Let a Hundred Flowers Be Crushed
The precarious lives of China's dissidents.
Dec 31, 2007, Vol. 13, No. 16 • By ELLEN BORK
Pu told me that one year around the June 4 anniversary, when extra security measures are taken, some agents were assigned to sit in his law office all day. Pu left them in a conference room with a DVD playing The Lives of Others, the Oscar-winning film about an agent of the Stasi, the East German Ministry for State Security, who develops sympathy for the playwright he is spying on. Pu said he felt a little bad that the disc was pirated.
The afternoon the dissidents' letter was released in August, a security official telephoned Liu Xiaobo and asked to meet with him. Because Liu's wife, Xia, doesn't like having policemen in the apartment, they met at a tea house. Liu is in his early 50s, a bit gangly with a short, stubbly haircut and big glasses. In 1989, eager to show intellectuals' support for the demonstrators, he had returned from abroad to join the democracy protests. After the massacre, Liu had been detained for nearly two years. Then again in 1996, he'd been summarily sentenced to three years' "reeducation through labor"--a practice that allows for imprisonment without trial--for signing a letter that criticized President Jiang Zemin.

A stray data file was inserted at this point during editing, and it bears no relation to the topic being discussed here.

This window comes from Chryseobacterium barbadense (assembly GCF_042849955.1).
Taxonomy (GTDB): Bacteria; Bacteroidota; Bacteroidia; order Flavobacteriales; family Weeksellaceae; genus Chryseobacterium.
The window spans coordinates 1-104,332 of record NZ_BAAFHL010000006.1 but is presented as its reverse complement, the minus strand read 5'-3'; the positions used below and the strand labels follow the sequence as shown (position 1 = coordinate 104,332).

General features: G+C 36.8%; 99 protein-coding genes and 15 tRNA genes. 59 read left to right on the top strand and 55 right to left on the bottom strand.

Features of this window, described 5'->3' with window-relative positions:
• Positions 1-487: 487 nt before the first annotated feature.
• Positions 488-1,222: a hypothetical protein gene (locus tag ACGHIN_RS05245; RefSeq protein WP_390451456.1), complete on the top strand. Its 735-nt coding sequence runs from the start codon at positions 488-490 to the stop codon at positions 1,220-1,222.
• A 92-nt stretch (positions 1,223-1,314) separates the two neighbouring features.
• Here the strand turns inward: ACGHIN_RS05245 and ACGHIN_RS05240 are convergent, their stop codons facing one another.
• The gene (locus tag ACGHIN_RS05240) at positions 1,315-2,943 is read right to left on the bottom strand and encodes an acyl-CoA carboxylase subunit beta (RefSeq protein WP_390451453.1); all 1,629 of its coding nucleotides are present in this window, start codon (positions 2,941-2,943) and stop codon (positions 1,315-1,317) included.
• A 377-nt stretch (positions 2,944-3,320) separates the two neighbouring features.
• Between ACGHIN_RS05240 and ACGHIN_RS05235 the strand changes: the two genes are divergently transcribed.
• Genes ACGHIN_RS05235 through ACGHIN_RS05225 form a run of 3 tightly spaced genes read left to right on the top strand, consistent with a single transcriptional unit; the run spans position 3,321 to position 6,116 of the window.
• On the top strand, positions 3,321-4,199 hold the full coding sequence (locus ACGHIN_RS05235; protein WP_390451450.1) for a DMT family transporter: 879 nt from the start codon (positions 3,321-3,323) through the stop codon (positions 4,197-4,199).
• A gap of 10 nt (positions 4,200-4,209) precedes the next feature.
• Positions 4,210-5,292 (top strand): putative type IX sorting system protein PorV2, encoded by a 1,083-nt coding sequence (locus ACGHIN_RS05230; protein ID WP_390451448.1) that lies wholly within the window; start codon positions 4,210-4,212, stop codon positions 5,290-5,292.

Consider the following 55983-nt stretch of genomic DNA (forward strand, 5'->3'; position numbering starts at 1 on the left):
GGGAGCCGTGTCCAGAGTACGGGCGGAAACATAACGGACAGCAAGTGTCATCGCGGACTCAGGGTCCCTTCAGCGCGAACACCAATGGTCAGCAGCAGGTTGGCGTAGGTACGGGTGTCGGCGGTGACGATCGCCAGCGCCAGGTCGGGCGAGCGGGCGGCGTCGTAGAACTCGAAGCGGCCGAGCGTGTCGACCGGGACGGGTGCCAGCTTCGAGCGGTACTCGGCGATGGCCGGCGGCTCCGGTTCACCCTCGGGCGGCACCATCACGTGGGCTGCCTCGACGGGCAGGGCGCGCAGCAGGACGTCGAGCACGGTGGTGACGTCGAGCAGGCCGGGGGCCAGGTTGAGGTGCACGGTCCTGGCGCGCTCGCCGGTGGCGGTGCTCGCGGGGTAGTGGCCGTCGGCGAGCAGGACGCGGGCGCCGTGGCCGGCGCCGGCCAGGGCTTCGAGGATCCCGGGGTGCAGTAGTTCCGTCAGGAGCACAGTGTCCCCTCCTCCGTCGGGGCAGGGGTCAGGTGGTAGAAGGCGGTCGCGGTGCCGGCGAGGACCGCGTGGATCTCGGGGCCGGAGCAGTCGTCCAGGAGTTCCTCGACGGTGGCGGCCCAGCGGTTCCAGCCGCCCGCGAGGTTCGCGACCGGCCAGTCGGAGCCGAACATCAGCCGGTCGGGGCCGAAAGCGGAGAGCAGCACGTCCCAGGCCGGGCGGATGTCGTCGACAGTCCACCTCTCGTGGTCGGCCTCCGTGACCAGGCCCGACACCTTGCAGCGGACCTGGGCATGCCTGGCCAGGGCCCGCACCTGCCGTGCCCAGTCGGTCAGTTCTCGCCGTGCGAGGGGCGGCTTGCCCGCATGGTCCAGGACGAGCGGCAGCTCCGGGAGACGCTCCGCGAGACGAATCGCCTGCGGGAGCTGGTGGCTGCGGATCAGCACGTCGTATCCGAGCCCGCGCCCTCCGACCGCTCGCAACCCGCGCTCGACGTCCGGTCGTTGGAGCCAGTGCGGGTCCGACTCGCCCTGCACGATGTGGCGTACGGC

Liu received me in his living room and study, dark with books and decorated with his wife's paintings and photographs. One of her photographic subjects is dolls with distorted facial expressions. She gave me a stack of her pictures to look through. One of them showed a doll, as if gasping for air, with a sheet of plastic wrapped around its head. "That is from when he was in jail," she said.
I asked about the relationship between the dissidents and their minders. No one I'd spoken with had mentioned any instance of personal cruelty. Most, it seemed, had a story of kindness shown by a member of the security apparatus--though always when no one else was around.
Liu explained the difference between people's public and private face in China's Communist party dictatorship. Privately, people can behave decently. In public, people have to behave in a particular way to protect themselves. Each of the dissidents I met has broken with this convention of the system. All have chosen to merge their public and private selves as much as they can, by signing an open letter, talking freely about the Tiananmen massacre, or meeting me. They are waiting for the line to move far enough that to behave this way--to integrate one's public and private selves--is no longer an act of courage.
One day in Hangzhou, Wen and I had some time to kill. We spent a few hours on a boat on the lake on the west side of town. While our police detail stayed on the shore, Wen told me about a visit he'd had the year before. Liu Xiaobo, the literary critic I'd met in Beijing, and Liu's wife had come to see him. Tailed by police, they went to a scenic lake outside of Hangzhou. There was only one boat, and Wen had already rented it. The policemen came on board. The dissidents and the policemen sat in silence ten feet apart, floating on the water. At lunch later that day, Wen tried to pay the bill and discovered that the policemen had reciprocated for the boat ride by paying the check.
My trip ended without incident. At least, for me. In the months since I returned to Washington, however, two of the people I met but do not mention here have been arrested. I have an idea of what they did to cross the line, but it's hard to know for sure.
Ellen Bork works at the human rights group Freedom House.